Explainer: What Was, And Is, Al-Qaida?

FILE - In this Friday, Aug. 7, 1998 file photo, rescue workers carry Susan Francisca Murianki, a U.S. embassy office worker, over the rubble of a collapsed building next to the embassy, in Nairobi, Kenya. In 1996, Osama bin Laden issued a formal declaration of war. But it wasn't until trucks loaded with explosives detonated outside of U.S. embassies in Nairobi and Dar es Salaam, Tanzania, killing more than 200 people on Aug. 7, 1998, that the threat became real. (AP Photo/Khalil Senosi, File)
FILE - In this Friday, Aug. 7, 1998 file photo, rescue workers carry Susan Francisca Murianki, a U.S. embassy office worker, over the rubble of a collapsed building next to the embassy, in Nairobi, Kenya. In 1996, Osama bin Laden issued a formal declaration of war. But it wasn't until trucks loaded with explosives detonated outside of U.S. embassies in Nairobi and Dar es Salaam, Tanzania, killing more than 200 people on Aug. 7, 1998, that the threat became real. (AP Photo/Khalil Senosi, File)
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DUBAI, United Arab Emirates (AP) — Born out of the 1980s war against the Soviet Union's occupation of Afghanistan, the terror group al-Qaida under Osama bin Laden grew into a generational threat to America that culminated in its Sept. 11, 2001, attack that brought down the World Trade Center in New York.

The 9/11 attacks, which also saw the Pentagon struck by the commercial airliners hijacked by the group's militants, led to the U.S.-led invasion of Afghanistan and the start of America's longest war that just ended with the military's frantic airlift from Kabul.

It also represented a new kind of danger, a war not against a nation per se but a shadowy network of financiers, acolytes and suicide bombers that continues even after bin Laden's killing at the hands of U.S. Navy SEALs in 2011 in Pakistan. Others have followed their model to even-more horrific results.

ORIGINS

Al-Qaida, or “the Base” in Arabic, organized as the Soviets pulled out of Afghanistan. Hoping to capitalize on the support the mujahedeen, or the “holy warriors,” received during their war against Moscow, bin Laden formed al-Qaida and became its leader. The son of a construction magnate in Saudi Arabia, bin Laden also enjoyed familial wealth as well.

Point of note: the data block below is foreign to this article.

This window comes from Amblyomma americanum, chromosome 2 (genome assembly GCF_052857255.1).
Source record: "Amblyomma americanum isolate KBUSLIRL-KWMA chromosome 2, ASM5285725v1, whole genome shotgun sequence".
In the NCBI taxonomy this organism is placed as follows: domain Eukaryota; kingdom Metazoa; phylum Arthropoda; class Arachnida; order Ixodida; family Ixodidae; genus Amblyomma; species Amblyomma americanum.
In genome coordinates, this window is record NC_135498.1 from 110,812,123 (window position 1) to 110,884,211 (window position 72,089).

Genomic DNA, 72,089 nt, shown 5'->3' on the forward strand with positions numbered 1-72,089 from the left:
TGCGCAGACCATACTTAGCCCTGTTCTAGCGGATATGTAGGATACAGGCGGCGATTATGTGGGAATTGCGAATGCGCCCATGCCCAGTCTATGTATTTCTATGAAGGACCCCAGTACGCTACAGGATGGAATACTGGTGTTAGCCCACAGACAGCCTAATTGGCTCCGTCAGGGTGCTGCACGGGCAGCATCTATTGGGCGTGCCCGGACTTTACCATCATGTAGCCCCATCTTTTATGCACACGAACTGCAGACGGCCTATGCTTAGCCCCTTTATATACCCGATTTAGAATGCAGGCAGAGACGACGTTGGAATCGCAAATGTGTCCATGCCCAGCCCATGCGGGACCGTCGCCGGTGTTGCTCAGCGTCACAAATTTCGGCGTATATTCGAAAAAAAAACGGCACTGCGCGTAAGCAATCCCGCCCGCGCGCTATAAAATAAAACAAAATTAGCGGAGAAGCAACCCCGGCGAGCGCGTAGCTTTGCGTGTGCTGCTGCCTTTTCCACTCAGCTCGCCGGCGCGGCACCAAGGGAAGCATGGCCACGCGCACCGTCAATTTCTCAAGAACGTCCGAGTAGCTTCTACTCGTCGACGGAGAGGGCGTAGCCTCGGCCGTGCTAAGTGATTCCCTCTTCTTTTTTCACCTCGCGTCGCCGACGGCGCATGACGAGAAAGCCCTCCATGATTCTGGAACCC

He demanded U.S. forces withdraw from Saudi Arabia, home to the holiest sites in Islam. America deployed troops there in the lead-up to the 1991 Gulf War over Iraqi dictator Saddam Hussein's invasion of Kuwait.

THE PEAK

In 1996, bin Laden issued a formal declaration of war. But it wasn't until trucks loaded with explosives detonated outside of U.S. embassies in Nairobi, Kenya, and Dar es Salaam, Tanzania, killing more than 200 people on Aug. 7, 1998, that the threat became real.

The al-Qaida suicide bombing of the USS Cole off Aden, Yemen, followed in 2000. Seventeen people died. Then came the Sept. 11 attacks. Bin Laden fled the U.S.-led invasion of Afghanistan, only to be hunted down in Abbottabad, Pakistan, a decade later.

LEGACY

Ayman al-Zawahiri, an Egyptian who became leader after bin Laden's death, has faded in prominence in recent years and is believed to be in poor health. Bin Laden’s son, Hamza, who became a leading figure inside al-Qaida, was later killed.

But al-Qaida's prominence following Sept. 11 saw it gain affiliates across the Mideast. One became the Islamic State group, whose filmed beheadings and takeover of large parts of Iraq and Syria shocked the world.

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Follow Jon Gambrell on Twitter at www.twitter.com/jongambrellAP.